Jill Stein is a protest candidate … and that is nothing new
by Tony Zeli
It is not often that a community paper like the West End News receives a one-on-one interview with a presidential candidate. A fact none the less sweet even if it is a third party candidate that is only polling around five percent in the polls. We are grateful for our five minutes with Green candidate Jill Stein.
So, no, we don’t have a balanced report featuring interviews with Clinton or Trump. But, let’s be honest, aren’t you reading enough about them on your Facebook feed?
Here is a little bit about a different style of campaign, the protest campaign. Is it a worthy style? Many would say no, but it has been a part of our electoral process since the early years of the Republic.
A little historyIn the Election of 1832 the Nullifier and Anti-Masonic parties each took a handful of electoral votes. These were single-issue parties. Nullifiers wanted the right for states to nullify federal laws within their borders. The Anti-Masonic party simply opposed Freemasonry.
By 1920 America had a different kind of third party and a different kind of candidate. Eugene V. Debs ran for the fifth time in what has to be considered a protest campaign. He ran on the Socialist ticket from jail. Debs had been arrested on ten counts of sedition and sentenced to ten years. Apparently World War I President Woodrow Wilson did not appreciate Debs’ anti-war views. Today, Debs is hailed as a hero by many.
And so the tradition of the protest candidate has been with us for a very long time. Challenging the mainstream parties is just part of the fun of American politics. Odd that we think it is so new, or even improper.
Jill Stein Risks Arrest at North Dakota Pipeline Protests
The Green Party’s Jill Stein follows in that tradition. In fact, she now has her own arrest warrant in connection with protests against an oil pipeline in North Dakota.
“What’s going in North Dakota is a real convergence,” says Jill Stein, “A human rights crisis for the indigenous people, a water crisis for all of us, a climate crisis for all of us, and a crisis of our civil liberties as they loose the dogs and pepper spray peaceful protesters.”
In early September, Jill Stein joined protesters in North Dakota and sprayed “I approve this message” in red paint on a bulldozer. Morton county issued the arrest warrant for misdemeanor counts of criminal trespass and criminal mischief. Democracy Now host Amy Goodman also has an arrest warrant out for the same protest.
“They issued the arrest warrants for the wrong people. They should be issuing an arrest warrant for the Dakota Access Pipeline,” says Jill Stein.
A couple of misdemeanors is not quite treason, but she isn’t done yet.
Jill Stein Escorted from Debates
At the first Presidential Debate, Jill Stein again joined protesters. They were calling for access to the debates for Jill Stein and Libertarian Gary Johnson. Stein was escorted away by police, while twenty-four protesters were arrested.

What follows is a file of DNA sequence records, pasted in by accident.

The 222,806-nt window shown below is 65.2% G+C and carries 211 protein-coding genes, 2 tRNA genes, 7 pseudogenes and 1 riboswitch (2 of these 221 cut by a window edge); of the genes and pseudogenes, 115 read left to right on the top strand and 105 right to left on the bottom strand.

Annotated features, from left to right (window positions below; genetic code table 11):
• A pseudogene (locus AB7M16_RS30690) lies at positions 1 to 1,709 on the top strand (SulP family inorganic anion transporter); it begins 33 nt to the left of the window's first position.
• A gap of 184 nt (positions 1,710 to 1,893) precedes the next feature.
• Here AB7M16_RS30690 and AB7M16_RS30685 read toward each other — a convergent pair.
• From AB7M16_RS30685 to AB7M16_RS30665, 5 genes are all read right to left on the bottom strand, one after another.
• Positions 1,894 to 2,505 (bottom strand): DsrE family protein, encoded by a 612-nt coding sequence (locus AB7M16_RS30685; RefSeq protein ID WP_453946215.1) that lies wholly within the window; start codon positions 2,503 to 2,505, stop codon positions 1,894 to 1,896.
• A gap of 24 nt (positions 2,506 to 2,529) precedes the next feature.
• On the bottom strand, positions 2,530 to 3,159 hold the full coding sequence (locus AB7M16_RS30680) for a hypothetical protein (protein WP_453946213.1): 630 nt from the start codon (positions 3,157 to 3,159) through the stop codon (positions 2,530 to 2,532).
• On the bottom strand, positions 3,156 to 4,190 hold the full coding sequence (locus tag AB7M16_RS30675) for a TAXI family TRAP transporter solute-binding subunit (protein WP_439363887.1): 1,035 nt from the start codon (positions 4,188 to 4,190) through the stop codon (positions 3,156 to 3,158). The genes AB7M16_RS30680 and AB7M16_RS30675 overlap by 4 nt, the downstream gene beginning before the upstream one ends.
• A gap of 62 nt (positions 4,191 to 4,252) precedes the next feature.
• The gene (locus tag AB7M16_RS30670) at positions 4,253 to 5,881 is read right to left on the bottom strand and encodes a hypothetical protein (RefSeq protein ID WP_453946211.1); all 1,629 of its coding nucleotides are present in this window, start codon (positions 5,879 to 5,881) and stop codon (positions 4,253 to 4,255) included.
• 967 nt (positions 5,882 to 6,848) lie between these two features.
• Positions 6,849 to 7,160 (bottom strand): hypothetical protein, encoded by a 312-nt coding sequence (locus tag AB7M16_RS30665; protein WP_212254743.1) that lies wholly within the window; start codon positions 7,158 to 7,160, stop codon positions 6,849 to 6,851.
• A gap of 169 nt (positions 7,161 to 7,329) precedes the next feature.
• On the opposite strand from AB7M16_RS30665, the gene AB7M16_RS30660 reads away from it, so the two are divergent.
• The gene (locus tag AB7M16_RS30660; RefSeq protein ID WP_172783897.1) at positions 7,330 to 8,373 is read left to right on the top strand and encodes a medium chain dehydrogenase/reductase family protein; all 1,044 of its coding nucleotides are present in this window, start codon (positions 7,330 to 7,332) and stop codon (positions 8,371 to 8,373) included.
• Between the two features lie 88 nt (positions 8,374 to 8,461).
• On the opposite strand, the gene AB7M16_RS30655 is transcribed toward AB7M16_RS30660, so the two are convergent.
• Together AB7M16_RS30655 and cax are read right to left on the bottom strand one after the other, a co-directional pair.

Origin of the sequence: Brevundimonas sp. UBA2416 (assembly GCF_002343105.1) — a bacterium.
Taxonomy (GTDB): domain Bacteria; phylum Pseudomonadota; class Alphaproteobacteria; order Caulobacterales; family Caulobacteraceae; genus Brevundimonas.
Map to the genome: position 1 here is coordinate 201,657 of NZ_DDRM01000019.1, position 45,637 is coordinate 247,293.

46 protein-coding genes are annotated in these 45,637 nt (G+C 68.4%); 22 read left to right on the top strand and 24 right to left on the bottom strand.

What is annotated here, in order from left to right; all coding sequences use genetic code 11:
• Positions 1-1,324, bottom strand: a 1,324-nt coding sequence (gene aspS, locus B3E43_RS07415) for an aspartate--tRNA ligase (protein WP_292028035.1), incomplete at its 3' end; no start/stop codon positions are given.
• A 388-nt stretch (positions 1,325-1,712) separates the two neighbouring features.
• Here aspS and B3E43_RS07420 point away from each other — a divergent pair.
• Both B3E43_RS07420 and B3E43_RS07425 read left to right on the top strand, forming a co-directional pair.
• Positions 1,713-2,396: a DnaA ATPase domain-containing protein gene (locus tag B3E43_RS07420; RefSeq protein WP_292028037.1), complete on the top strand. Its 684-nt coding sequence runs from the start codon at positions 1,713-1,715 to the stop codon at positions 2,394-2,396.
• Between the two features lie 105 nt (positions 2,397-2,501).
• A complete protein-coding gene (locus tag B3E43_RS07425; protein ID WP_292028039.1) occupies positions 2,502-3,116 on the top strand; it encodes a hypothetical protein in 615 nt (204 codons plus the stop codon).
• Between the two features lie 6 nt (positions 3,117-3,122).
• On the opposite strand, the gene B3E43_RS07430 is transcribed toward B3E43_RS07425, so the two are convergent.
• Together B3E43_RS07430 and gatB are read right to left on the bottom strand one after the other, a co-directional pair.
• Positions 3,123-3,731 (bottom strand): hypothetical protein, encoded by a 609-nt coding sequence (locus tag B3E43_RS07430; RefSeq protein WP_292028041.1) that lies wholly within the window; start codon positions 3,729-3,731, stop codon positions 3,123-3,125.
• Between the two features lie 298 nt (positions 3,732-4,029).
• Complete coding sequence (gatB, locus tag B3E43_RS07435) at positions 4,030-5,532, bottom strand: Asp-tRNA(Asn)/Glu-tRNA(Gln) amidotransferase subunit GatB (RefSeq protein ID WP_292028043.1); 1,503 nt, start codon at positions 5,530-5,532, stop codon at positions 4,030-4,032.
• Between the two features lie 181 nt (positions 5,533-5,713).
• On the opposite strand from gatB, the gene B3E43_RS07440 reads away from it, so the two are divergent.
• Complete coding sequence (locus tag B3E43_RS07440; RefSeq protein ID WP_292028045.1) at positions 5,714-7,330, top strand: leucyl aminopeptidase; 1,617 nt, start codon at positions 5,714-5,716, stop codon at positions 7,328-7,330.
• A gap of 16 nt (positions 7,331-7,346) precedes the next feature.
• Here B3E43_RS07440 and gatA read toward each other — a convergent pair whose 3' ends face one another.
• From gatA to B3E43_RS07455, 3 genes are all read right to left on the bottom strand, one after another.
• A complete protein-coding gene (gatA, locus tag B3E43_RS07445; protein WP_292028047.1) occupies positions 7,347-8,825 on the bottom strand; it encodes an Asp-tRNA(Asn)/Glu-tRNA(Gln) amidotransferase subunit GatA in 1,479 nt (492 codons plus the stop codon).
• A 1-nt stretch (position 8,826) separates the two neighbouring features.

I asked Jill Stein if she thought she would actually be arrested during the campaign, either for the protest of the Dakota Access pipeline or for protesting the debates.
“I think those two would be real good reasons to risk arrest.”
For Jill Stein it is imperative to join the debates. It is her greatest chance to be heard by the American voters, and likely the only way she would gain more than a few points in the polls.
”In this country we not only have a right to vote, we have a right to know who we can vote for. The American people have already rejected at unprecedented numbers – the highest disapproval, the highest rate of distrust for – the two major party candidates who are being shoved down our throats.”
Even without an invitation to join the debates, the Stein campaign is having some limited success. At a campaign stop at USM on September 14th there was one of the largest crowds Portland has ever seen for a Green candidate. Not since Ralph Nader came to Portland in 2000 have so many tuned in for a third party candidate. Both young and old, and from across the political spectrum (althought, obviously mostly very liberal). The attendees all had one thing in common: distrust for the current political order.
I spoke with Stein supporter Amy Gaidis, who was tabling at the event for the International Socialist Organization. She said their local ISO group is supporting Jill Stein’s campaign.
“We see her campaign as doing something really important, standing as an alternative to the two corporate parties.”
Will that alternative be successful? Perhaps it depends on how one defines success. One this certain, she is on the ballot in 45 states (48 if you include states that allow write-in option). So it is possible, albeit improbable, for her to win.
Regardless, Jill Stein sees a path to victory.
“We have the power. Just mobilizing young people alone who are carrying student loan debt. That’s 43 million young and not-so-young people who are actually a plurality of the vote. Just by empowering young people to come out and end student debt we can win this election and make it so.”